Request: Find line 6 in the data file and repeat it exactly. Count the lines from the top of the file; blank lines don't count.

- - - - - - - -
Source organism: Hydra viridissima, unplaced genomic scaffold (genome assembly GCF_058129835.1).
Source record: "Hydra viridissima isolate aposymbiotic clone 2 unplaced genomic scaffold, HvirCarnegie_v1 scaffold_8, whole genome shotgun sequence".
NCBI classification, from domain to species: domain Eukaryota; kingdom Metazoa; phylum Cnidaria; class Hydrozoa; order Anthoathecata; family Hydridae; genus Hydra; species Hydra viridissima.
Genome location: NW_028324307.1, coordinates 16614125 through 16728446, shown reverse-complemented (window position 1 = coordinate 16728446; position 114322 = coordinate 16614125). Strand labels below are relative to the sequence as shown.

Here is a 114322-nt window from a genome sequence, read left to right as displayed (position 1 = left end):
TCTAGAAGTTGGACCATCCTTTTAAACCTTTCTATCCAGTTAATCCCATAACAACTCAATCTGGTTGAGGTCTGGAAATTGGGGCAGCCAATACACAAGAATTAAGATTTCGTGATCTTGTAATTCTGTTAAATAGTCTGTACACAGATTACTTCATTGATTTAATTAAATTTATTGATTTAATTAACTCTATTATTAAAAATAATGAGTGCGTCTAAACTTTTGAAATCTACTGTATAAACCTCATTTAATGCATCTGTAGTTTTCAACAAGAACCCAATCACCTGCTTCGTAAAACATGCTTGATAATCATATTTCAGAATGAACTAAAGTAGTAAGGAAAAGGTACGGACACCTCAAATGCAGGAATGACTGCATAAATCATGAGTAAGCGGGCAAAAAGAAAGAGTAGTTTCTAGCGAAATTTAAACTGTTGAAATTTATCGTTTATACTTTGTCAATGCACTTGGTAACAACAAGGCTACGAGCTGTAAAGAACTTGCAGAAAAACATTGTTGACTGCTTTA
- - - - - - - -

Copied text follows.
TCTAGAAGTTGGACCATCCTTTTAAACCTTTCTATCCAGTTAATCCCATAACAACTCAATCTGGTTGAGGTCTGGAAATTGGGGCAGCCAATACACAAGAATTAAGATTTCGTGATCTTGTAATTCTGTTAAATAGTCTGTACACAGATTACTTCATTGATTTAATTAAATTTATTGATTTAATTAACTCTATTATTAAAAATAATGAGTGCGTCTAAACTTTTGAAATCTACTGTATAAACCTCATTTAATGCATCTGTAGTTTTCAACAAGAACCCAATCACCTGCTTCGTAAAACATGCTTGATAATCATATTTCAGAATGAACTAAAGTAGTAAGGAAAAGGTACGGACACCTCAAATGCAGGAATGACTGCATAAATCATGAGTAAGCGGGCAAAAAGAAAGAGTAGTTTCTAGCGAAATTTAAACTGTTGAAATTTATCGTTTATACTTTGTCAATGCACTTGGTAACAACAAGGCTACGAGCTGTAAAGAACTTGCAGAAAAACATTGTTGACTGCTTTA